Seligman, Arizona. The home of Angel Delgallio: the man who single-handedly brought Route 66 back on the map… literally. He founded the Historic Route 66 Association of Arizona and then went on to help revitalize then entire 2,448 miles of Route 66. The loss of Route 66 seemed wrong to Angel whose town withered away in the interim time between the old Route 66 and the historic Route 66. He sensed a need to preserve Route 66’s place in American history, so he took it upon himself. His determination and perseverance to save this classic icon is nothing short of commendable.
His unbelievable story is as follows (From http://www.route66giftshop.com/angel.html): “On September 22, 1978, at 2:00 p.m., Angel Delgadillo the barber in Seligman, Ariz., watched his hometown begin to die when the Interstate Highway system replaced Route 66 as the primary means for automobile travel in the Western United States.
For Angel Delgadillo and many who worked and raised their families along the route, it was a sad day. Many stood on the quiet street, looking either way and realizing the world had forgotten them.
Seligman joined the list of death-row towns condemned by the very brand of progress that originally energized them – a new, faster highway system. Businesses closed, people left, buildings decayed.
There were talks of trying to attract industry to the town, but Angel Delgadillo had another idea. He was raised on Route 66. He watched caravans of farmers make their way along the road toward a new life in California. Angel knew the power of memory and myth, and he knew that the key to Seligman’s survival ran down the center of town.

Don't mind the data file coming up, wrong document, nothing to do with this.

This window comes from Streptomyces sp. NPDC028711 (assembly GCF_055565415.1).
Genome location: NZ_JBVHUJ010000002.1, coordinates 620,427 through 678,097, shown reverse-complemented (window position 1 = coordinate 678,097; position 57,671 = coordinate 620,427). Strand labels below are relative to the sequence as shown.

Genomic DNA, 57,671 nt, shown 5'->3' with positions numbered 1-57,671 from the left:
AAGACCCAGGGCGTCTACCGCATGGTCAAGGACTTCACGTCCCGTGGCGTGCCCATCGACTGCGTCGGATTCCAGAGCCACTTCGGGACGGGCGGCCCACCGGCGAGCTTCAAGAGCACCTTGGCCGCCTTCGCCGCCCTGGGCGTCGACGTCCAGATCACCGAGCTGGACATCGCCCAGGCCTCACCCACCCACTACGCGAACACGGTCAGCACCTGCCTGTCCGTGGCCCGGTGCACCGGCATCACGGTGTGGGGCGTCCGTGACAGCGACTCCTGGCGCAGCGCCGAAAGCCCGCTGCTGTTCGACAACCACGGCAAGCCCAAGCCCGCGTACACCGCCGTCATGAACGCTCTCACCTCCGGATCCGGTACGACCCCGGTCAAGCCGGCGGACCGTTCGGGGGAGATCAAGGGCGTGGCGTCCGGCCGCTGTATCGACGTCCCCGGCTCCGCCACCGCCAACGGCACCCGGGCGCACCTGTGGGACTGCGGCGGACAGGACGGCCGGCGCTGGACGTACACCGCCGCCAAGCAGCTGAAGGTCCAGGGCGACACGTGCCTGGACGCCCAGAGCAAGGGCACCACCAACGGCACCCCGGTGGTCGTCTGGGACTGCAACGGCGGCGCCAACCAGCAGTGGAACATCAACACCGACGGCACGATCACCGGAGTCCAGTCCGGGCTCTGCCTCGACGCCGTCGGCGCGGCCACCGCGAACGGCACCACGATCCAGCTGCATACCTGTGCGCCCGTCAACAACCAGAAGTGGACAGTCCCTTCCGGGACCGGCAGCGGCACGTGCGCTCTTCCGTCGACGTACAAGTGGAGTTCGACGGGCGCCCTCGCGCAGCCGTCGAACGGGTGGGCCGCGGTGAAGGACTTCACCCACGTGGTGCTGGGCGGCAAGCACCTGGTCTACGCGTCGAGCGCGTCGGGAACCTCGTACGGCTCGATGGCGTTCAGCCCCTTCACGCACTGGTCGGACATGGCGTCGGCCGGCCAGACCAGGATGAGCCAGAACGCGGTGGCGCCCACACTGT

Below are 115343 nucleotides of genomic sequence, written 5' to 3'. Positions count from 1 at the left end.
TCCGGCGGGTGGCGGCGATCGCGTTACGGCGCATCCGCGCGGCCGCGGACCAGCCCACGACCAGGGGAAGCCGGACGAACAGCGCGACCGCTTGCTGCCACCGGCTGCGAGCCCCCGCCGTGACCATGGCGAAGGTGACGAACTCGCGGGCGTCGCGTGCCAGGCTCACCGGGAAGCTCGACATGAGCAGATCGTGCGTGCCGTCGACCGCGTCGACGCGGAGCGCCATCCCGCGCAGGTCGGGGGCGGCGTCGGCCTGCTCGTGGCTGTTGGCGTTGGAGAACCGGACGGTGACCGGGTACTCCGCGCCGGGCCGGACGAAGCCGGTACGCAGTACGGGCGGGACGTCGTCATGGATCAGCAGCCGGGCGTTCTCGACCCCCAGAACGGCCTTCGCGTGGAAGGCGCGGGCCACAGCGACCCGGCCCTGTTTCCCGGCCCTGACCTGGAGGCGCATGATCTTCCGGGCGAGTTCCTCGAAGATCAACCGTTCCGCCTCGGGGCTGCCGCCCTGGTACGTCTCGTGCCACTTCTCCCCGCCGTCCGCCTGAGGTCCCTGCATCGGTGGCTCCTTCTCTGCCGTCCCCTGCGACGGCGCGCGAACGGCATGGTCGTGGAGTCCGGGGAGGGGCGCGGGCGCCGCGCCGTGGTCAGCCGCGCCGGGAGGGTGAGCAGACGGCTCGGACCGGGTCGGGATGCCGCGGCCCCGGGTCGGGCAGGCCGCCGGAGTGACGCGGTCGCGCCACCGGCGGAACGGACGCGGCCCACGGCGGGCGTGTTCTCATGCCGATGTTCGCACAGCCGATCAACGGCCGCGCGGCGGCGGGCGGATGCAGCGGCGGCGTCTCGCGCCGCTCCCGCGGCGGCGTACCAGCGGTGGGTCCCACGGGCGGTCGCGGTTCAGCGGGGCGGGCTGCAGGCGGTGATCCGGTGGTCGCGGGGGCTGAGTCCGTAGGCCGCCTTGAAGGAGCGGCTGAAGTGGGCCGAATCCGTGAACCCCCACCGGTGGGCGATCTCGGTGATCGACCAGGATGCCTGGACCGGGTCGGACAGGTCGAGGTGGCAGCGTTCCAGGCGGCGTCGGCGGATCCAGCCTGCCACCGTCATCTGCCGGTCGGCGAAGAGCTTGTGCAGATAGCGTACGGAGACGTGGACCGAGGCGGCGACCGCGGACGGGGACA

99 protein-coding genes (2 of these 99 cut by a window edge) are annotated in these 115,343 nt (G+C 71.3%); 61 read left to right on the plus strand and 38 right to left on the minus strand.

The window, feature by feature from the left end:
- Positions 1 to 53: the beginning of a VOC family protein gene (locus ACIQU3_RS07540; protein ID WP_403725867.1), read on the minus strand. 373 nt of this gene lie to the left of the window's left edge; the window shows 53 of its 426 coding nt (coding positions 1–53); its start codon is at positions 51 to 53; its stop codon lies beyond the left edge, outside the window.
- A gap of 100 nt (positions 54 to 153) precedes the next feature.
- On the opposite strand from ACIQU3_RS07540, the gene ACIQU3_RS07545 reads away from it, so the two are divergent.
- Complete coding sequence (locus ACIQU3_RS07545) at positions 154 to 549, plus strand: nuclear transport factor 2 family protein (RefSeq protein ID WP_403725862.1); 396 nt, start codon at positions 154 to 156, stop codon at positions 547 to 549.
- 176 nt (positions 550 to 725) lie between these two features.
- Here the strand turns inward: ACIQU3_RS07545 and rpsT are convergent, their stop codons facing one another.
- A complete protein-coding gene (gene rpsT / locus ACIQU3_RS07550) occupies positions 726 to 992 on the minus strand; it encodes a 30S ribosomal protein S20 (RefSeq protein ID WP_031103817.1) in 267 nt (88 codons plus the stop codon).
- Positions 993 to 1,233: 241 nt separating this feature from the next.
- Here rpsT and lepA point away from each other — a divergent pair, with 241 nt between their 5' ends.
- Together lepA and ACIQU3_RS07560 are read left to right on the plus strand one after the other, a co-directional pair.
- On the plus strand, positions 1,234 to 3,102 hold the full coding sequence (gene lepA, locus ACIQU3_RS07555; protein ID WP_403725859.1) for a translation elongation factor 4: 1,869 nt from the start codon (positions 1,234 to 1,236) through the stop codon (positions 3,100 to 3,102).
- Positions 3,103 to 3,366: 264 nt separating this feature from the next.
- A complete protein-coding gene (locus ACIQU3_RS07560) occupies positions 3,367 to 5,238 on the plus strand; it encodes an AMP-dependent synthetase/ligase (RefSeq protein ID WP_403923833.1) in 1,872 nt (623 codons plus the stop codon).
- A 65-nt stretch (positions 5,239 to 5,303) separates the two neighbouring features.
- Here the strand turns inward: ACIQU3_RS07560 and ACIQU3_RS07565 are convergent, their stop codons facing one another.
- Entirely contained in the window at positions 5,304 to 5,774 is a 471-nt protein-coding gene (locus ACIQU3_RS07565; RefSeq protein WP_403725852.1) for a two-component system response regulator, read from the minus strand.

The original Route 66 Gift Shop
Angel was one of the moving forces in the founding of the Historic Route 66 Association of Arizona and in 1987 successfully lobbied the Arizona Legislature to designate and preserve Route 66 in Arizona as an historic highway. Thereafter, following Arizona’s lead, the seven states along Route 66 formed associations (California, New Mexico, Texas, Oklahoma, Kansas, Missouri, and Illinois). At last count, there are seven international associations as well.
Angel has become the unofficial spokesperson and “Guardian Angel” for Route 66. He is passionate about preserving and promoting Route 66, its stories, and its memories so that it will no longer be forgotten.
Angel has retired from cutting hair, though he often obliges visitors. He and his wife, Vilma, sit in their dimly lit museum adjacent to the barbershop, listen to songs of the “Big Band Era” on a phonograph and greet visitors.
Now and then he walks outside, tilts his plastic visor against the blazing sun and looks down the Chino Street section of old Route 66 toward the Interstate 40 ramp. And he worries no more about people and roads that pass Seligman by.
New signs, new paving, and a nostalgia for small town Americana with its mom and pop burger shops, full-service gas stations and home town atmosphere all have contributed to the rebirth of Seligman as one of the most classic and charming Route 66 towns in the West.”
While the site says that Angel retired, he was giving a visitor a straight-razor shave when we stopped by his gift shop. Of course we had to bug him while he was sharpening his blade to hear a story from the man who allowed us to take this trip.
After visiting with Angel, we wandered over to the Snow-Cap Drive In, owned by Angel’s brother, Juan Delgadillo. The brothers basically own the town. The Snow-Cap is filled with quirky and silly knick-knacks. He even capitalized on the popularity of “Cars” by collecting old cars and painting eyes on the windshields. Juan has an unbelievable sense of humor and zest for life. A word to the wise: watch out for squirting mustard bottles. The Delgadillo family certainly are getting THEIR kicks on Route 66. As we left Seligman, I couldn’t help but smile at the constant stream of cars, tour buses, and motorcyclists traveling by.